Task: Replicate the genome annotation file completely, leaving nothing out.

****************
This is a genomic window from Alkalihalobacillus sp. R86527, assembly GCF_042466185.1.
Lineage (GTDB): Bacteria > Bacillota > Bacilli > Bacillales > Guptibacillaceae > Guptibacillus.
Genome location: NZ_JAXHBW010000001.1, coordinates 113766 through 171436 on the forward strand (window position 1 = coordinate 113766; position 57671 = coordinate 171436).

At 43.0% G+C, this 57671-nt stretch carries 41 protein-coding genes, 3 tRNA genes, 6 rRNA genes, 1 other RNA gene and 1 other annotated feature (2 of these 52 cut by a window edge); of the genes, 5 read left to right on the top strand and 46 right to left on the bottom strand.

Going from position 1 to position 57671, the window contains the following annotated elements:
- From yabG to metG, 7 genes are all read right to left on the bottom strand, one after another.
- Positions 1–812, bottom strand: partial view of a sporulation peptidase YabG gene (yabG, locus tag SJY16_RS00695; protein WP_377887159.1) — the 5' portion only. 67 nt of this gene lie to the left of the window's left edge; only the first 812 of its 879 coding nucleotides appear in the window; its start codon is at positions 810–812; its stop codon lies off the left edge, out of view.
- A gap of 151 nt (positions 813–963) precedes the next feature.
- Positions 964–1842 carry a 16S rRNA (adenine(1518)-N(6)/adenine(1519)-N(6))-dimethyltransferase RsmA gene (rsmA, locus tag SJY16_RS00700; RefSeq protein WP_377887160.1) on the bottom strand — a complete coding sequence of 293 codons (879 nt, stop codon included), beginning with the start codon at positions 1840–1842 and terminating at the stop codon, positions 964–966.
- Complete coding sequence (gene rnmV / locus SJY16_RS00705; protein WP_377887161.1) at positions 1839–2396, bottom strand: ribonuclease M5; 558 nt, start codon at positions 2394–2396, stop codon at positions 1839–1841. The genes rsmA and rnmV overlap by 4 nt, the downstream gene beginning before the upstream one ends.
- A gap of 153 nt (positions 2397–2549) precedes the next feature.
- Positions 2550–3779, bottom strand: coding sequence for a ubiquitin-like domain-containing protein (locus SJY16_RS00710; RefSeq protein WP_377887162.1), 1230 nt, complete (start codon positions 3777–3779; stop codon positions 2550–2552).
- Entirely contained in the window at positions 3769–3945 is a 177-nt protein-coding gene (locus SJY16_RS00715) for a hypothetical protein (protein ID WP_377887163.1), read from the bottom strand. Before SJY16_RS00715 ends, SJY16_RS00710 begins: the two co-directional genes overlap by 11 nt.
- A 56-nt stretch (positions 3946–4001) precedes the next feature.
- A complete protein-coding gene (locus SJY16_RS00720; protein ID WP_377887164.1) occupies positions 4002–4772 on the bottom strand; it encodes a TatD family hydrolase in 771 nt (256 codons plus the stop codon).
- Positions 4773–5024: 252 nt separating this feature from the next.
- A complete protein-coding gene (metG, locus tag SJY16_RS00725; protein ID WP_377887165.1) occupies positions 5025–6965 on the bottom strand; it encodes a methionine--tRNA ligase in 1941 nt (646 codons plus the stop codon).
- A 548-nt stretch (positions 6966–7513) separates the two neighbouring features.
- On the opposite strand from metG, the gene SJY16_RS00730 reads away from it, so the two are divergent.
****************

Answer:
This is a genomic window from Alkalihalobacillus sp. R86527, assembly GCF_042466185.1.
Lineage (GTDB): Bacteria > Bacillota > Bacilli > Bacillales > Guptibacillaceae > Guptibacillus.
Genome location: NZ_JAXHBW010000001.1, coordinates 113766 through 171436 on the forward strand (window position 1 = coordinate 113766; position 57671 = coordinate 171436).

At 43.0% G+C, this 57671-nt stretch carries 41 protein-coding genes, 3 tRNA genes, 6 rRNA genes, 1 other RNA gene and 1 other annotated feature (2 of these 52 cut by a window edge); of the genes, 5 read left to right on the top strand and 46 right to left on the bottom strand.

Going from position 1 to position 57671, the window contains the following annotated elements:
- From yabG to metG, 7 genes are all read right to left on the bottom strand, one after another.
- Positions 1–812, bottom strand: partial view of a sporulation peptidase YabG gene (yabG, locus tag SJY16_RS00695; protein WP_377887159.1) — the 5' portion only. 67 nt of this gene lie to the left of the window's left edge; only the first 812 of its 879 coding nucleotides appear in the window; its start codon is at positions 810–812; its stop codon lies off the left edge, out of view.
- A gap of 151 nt (positions 813–963) precedes the next feature.
- Positions 964–1842 carry a 16S rRNA (adenine(1518)-N(6)/adenine(1519)-N(6))-dimethyltransferase RsmA gene (rsmA, locus tag SJY16_RS00700; RefSeq protein WP_377887160.1) on the bottom strand — a complete coding sequence of 293 codons (879 nt, stop codon included), beginning with the start codon at positions 1840–1842 and terminating at the stop codon, positions 964–966.
- Complete coding sequence (gene rnmV / locus SJY16_RS00705; protein WP_377887161.1) at positions 1839–2396, bottom strand: ribonuclease M5; 558 nt, start codon at positions 2394–2396, stop codon at positions 1839–1841. The genes rsmA and rnmV overlap by 4 nt, the downstream gene beginning before the upstream one ends.
- A gap of 153 nt (positions 2397–2549) precedes the next feature.
- Positions 2550–3779, bottom strand: coding sequence for a ubiquitin-like domain-containing protein (locus SJY16_RS00710; RefSeq protein WP_377887162.1), 1230 nt, complete (start codon positions 3777–3779; stop codon positions 2550–2552).
- Entirely contained in the window at positions 3769–3945 is a 177-nt protein-coding gene (locus SJY16_RS00715) for a hypothetical protein (protein ID WP_377887163.1), read from the bottom strand. Before SJY16_RS00715 ends, SJY16_RS00710 begins: the two co-directional genes overlap by 11 nt.
- A 56-nt stretch (positions 3946–4001) precedes the next feature.
- A complete protein-coding gene (locus SJY16_RS00720; protein ID WP_377887164.1) occupies positions 4002–4772 on the bottom strand; it encodes a TatD family hydrolase in 771 nt (256 codons plus the stop codon).
- Positions 4773–5024: 252 nt separating this feature from the next.
- A complete protein-coding gene (metG, locus tag SJY16_RS00725; protein ID WP_377887165.1) occupies positions 5025–6965 on the bottom strand; it encodes a methionine--tRNA ligase in 1941 nt (646 codons plus the stop codon).
- A 548-nt stretch (positions 6966–7513) separates the two neighbouring features.
- On the opposite strand from metG, the gene SJY16_RS00730 reads away from it, so the two are divergent.